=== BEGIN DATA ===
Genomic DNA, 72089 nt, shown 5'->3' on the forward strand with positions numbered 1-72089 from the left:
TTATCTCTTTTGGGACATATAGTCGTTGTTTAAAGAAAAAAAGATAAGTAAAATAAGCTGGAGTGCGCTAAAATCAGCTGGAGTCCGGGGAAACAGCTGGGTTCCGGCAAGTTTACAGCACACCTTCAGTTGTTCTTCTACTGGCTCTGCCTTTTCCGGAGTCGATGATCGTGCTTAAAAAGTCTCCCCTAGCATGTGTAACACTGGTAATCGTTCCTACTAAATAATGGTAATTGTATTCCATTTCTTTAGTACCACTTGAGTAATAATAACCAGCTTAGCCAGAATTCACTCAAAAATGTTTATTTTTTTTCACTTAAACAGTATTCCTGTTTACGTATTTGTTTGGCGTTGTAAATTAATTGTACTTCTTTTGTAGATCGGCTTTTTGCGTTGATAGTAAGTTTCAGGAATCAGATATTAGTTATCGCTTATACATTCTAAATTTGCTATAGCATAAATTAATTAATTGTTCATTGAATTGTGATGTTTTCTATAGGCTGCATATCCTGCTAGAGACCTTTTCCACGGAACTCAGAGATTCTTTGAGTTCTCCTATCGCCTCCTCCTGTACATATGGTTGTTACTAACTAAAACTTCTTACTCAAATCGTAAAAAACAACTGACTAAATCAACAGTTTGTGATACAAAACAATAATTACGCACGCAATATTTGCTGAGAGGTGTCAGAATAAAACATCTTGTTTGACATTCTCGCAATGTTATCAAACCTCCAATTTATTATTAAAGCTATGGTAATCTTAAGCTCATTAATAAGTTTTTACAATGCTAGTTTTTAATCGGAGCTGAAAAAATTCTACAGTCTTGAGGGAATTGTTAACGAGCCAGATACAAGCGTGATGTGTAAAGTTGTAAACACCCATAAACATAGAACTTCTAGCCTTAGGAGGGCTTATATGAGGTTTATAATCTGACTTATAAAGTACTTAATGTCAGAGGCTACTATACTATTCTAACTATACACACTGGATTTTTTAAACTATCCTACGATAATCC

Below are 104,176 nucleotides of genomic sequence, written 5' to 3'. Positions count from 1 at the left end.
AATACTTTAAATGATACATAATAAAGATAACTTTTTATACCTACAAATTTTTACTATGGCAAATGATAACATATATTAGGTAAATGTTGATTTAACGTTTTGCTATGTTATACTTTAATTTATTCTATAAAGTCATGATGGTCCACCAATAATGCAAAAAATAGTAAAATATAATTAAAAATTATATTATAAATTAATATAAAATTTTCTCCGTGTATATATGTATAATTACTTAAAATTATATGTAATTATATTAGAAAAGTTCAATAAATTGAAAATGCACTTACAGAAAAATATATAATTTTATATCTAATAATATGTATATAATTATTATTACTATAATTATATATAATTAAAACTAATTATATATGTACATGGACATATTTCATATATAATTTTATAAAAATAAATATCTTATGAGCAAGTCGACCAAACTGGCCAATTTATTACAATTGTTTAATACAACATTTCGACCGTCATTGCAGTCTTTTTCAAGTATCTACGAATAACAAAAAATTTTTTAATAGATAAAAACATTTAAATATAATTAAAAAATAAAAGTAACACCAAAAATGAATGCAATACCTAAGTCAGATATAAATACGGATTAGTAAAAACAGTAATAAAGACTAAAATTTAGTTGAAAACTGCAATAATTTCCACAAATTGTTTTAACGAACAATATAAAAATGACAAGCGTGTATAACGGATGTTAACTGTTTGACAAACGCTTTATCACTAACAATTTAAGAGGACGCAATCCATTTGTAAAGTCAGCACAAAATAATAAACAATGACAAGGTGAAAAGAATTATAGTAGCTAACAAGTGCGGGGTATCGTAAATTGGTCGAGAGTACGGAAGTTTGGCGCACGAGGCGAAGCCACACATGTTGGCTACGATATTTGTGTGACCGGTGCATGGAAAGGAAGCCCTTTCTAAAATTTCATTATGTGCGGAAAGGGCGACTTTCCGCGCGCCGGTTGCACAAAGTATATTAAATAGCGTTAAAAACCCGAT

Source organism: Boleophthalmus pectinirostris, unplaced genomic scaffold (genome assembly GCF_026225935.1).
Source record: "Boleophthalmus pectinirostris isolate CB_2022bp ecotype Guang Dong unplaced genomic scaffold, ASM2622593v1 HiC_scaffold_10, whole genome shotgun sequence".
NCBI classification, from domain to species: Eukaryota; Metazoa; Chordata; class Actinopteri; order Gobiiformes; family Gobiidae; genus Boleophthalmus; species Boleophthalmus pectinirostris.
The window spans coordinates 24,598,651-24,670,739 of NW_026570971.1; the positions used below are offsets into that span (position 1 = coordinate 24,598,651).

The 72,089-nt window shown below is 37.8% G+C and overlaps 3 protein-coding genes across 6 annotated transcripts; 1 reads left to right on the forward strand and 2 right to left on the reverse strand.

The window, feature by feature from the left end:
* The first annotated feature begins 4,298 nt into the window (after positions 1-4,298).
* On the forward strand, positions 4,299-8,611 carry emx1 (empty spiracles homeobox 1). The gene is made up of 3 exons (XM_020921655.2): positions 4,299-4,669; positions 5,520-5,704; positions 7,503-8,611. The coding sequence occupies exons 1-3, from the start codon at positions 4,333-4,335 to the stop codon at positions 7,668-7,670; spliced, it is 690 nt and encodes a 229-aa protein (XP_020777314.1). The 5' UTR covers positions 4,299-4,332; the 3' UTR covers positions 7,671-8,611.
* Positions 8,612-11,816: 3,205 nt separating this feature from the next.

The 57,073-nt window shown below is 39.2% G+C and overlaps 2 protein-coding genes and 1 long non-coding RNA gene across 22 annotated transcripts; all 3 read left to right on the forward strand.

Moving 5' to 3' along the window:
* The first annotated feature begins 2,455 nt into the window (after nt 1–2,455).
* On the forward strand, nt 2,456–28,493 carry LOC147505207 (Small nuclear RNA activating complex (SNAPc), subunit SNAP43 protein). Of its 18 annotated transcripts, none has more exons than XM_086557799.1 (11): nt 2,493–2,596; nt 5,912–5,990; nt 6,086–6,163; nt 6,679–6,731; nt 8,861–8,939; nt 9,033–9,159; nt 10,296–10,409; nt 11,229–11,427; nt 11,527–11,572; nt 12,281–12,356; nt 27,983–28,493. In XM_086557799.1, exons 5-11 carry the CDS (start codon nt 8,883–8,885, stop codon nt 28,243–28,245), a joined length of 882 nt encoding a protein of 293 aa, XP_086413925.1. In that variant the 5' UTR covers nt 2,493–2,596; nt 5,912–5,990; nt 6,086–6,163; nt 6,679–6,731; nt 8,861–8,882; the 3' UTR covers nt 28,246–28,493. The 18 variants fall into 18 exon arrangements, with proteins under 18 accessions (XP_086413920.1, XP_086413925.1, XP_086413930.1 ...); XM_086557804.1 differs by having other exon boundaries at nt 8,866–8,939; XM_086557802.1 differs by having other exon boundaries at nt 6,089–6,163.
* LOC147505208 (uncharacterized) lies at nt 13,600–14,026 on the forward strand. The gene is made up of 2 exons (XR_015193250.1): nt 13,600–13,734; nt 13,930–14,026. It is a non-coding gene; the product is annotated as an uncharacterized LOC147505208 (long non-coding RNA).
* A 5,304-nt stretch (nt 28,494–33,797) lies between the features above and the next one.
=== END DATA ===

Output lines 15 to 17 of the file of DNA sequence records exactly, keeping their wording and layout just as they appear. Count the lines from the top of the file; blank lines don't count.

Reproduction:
Moving 5' to 3' along the window:
* The first annotated feature begins 2,455 nt into the window (after nt 1–2,455).
* On the forward strand, nt 2,456–28,493 carry LOC147505207 (Small nuclear RNA activating complex (SNAPc), subunit SNAP43 protein). Of its 18 annotated transcripts, none has more exons than XM_086557799.1 (11): nt 2,493–2,596; nt 5,912–5,990; nt 6,086–6,163; nt 6,679–6,731; nt 8,861–8,939; nt 9,033–9,159; nt 10,296–10,409; nt 11,229–11,427; nt 11,527–11,572; nt 12,281–12,356; nt 27,983–28,493. In XM_086557799.1, exons 5-11 carry the CDS (start codon nt 8,883–8,885, stop codon nt 28,243–28,245), a joined length of 882 nt encoding a protein of 293 aa, XP_086413925.1. In that variant the 5' UTR covers nt 2,493–2,596; nt 5,912–5,990; nt 6,086–6,163; nt 6,679–6,731; nt 8,861–8,882; the 3' UTR covers nt 28,246–28,493. The 18 variants fall into 18 exon arrangements, with proteins under 18 accessions (XP_086413920.1, XP_086413925.1, XP_086413930.1 ...); XM_086557804.1 differs by having other exon boundaries at nt 8,866–8,939; XM_086557802.1 differs by having other exon boundaries at nt 6,089–6,163.